In the midst of this interplay between the passage in Vayikra and Devarim, Amos uses an idea expressed three times in Mishle.
Compare to Mishle 10:19:
And again at Mishle 22:3 and 27:12:
I think it is probable that Amos, here is using a variation on a common phrase (as reflected in Mishle), but it is also likely that he had access to Mishle itself, given the similarity already noted between Amos 1 and Mishle 30. More interesting, though, is the counterpoint between this verse and Amos 3:8:
It is not, then, for the prophet to be prudent. Indeed, we will later learn that Amos visited and prophesied at Beit El, which he so strenuously condemned, much as Yermiyahu (Jeremiah) would later visit centers of idolatry to deliver his prophecies.
At Amos 5:18-20 we see a forceful warning that will later be reiterated by Yesheyahu:
Compare to Yesheyahu 5:18-19 (the alignment of chapter and verse is an amusing coincidence):
The similarity is noteworthy, as it tells us something about Yesheyahu. First, he had no problem borrowing from an amateur prophet who had been decried by both king and priest in the north, despite being a member of the north’s religious establishment. This stands in stark contrast to the reception Yermiyahu received from the professional prophets in his time.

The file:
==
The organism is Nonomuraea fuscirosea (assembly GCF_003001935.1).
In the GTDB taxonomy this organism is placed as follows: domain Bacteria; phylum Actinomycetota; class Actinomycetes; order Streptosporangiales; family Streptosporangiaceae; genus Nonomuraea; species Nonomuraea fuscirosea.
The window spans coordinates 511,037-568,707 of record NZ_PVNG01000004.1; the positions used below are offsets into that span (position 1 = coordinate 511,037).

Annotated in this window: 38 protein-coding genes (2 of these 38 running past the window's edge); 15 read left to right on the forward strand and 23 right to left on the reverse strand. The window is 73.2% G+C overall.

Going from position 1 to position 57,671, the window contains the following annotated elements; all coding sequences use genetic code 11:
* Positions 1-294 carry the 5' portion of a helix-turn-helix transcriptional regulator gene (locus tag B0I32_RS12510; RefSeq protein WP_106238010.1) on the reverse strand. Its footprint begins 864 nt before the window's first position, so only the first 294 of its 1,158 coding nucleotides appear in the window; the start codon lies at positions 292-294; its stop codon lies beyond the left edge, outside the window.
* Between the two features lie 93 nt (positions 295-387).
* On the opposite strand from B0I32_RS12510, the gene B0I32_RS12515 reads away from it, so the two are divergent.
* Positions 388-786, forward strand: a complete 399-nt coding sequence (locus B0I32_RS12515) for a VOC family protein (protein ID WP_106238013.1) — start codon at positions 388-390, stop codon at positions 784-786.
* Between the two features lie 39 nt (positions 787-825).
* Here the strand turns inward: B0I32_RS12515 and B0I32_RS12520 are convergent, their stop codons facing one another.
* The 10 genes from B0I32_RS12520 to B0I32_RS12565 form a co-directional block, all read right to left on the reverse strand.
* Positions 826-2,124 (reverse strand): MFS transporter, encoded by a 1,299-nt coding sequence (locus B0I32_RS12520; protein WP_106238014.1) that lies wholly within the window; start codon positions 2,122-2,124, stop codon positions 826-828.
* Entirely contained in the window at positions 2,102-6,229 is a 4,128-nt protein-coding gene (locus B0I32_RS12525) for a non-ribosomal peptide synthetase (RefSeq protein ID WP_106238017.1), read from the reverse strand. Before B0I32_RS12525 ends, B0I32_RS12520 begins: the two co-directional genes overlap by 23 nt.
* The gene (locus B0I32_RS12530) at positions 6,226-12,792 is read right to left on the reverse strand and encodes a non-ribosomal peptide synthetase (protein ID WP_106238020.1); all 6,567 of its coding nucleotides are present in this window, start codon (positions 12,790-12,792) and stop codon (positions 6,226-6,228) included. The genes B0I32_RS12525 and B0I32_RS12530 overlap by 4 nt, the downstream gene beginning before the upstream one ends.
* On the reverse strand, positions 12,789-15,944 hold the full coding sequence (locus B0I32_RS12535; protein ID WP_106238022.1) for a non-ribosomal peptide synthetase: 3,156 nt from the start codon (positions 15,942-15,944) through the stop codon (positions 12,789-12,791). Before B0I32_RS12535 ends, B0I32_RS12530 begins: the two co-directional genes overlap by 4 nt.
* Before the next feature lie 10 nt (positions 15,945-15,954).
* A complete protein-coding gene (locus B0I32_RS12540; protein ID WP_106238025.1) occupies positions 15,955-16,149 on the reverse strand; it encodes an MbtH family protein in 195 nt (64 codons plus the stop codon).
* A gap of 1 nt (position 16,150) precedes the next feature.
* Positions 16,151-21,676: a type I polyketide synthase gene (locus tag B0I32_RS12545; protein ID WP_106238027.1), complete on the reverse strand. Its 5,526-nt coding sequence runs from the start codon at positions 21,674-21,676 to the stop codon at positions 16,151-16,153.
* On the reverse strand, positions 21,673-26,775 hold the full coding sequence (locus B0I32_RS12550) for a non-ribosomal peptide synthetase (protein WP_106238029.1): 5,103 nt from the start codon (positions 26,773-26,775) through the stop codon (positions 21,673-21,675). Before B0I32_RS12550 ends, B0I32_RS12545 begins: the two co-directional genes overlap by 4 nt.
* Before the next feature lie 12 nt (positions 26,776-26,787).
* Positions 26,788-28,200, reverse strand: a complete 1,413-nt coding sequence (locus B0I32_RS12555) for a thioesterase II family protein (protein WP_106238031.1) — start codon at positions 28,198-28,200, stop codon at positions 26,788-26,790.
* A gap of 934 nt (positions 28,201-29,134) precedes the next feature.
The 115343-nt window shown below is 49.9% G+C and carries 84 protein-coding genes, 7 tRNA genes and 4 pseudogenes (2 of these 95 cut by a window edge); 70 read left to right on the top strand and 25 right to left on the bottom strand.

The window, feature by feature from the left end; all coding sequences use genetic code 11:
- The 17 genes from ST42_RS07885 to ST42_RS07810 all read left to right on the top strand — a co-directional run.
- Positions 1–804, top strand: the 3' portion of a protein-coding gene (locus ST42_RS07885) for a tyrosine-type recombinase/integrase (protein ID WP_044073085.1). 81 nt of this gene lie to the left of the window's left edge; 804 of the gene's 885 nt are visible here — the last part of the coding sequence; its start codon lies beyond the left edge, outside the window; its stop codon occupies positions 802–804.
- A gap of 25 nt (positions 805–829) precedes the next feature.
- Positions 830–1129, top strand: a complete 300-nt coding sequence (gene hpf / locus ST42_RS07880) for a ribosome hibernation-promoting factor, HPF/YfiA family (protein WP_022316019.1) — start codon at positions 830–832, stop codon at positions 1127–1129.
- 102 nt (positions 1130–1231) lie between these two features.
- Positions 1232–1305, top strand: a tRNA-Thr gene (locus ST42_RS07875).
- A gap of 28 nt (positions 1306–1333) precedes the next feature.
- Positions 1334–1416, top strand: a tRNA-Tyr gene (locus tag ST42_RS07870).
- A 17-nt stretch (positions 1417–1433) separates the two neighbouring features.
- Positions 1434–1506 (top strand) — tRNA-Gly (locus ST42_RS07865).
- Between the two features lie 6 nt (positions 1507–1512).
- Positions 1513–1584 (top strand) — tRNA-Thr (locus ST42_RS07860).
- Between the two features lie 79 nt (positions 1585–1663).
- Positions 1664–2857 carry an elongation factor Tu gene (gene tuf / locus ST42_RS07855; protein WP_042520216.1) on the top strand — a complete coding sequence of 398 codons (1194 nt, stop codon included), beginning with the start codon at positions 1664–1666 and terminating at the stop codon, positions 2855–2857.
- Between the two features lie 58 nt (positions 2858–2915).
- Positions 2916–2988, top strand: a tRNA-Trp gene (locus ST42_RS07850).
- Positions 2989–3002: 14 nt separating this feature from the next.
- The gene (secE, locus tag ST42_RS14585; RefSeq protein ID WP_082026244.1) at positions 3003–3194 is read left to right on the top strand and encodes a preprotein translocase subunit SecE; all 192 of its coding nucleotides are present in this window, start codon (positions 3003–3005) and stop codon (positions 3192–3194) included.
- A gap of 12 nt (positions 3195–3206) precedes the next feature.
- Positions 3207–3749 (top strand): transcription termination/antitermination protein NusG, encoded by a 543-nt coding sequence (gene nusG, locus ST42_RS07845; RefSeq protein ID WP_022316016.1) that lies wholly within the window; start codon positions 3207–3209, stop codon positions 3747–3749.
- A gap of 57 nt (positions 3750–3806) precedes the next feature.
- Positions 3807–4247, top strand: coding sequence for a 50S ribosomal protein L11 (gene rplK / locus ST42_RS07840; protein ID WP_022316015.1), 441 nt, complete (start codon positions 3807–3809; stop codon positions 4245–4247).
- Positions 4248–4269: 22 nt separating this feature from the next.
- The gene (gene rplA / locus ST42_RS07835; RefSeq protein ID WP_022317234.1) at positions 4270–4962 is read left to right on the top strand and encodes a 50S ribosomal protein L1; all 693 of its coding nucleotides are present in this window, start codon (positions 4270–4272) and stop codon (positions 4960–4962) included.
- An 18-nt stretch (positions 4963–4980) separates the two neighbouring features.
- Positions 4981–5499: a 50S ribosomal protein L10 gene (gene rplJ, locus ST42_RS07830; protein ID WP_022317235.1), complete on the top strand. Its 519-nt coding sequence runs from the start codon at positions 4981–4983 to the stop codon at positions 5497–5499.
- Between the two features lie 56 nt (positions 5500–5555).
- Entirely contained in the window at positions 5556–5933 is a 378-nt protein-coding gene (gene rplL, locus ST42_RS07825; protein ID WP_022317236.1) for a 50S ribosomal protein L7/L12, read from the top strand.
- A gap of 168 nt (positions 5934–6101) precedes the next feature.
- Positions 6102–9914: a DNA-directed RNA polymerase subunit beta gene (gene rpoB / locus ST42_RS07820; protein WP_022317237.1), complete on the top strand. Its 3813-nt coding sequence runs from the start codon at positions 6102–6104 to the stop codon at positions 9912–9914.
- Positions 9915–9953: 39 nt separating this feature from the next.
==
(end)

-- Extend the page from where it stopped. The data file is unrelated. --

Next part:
The mimicry also indicates Yesheyahu’s political acumen. Prophecy was a northern kingdom institution. Yesheyahu’s use of Amos’ warning gives to the southern kingdom a prophecy previously given by a southern kingdom prophet to the northern kingdom. He is adopting a southern kingdom message for southern kingdom people when addressing them as a northern outsider. As for Amos, this passage indicates that Amos’ writings were well received and widely disseminated in the years following his activity.
Finally, chapter five ends with a condemnation of insincere and hypocritical sacrifices. This is a frequent theme among the prophets, starting with 1 Shmuel 15:22-23:
And for this presumption, concludes Amos, Hashem will send Israel back into the “wilderness” beyond Damascus–in other words, conquest by Assyria followed by exile in Babylon.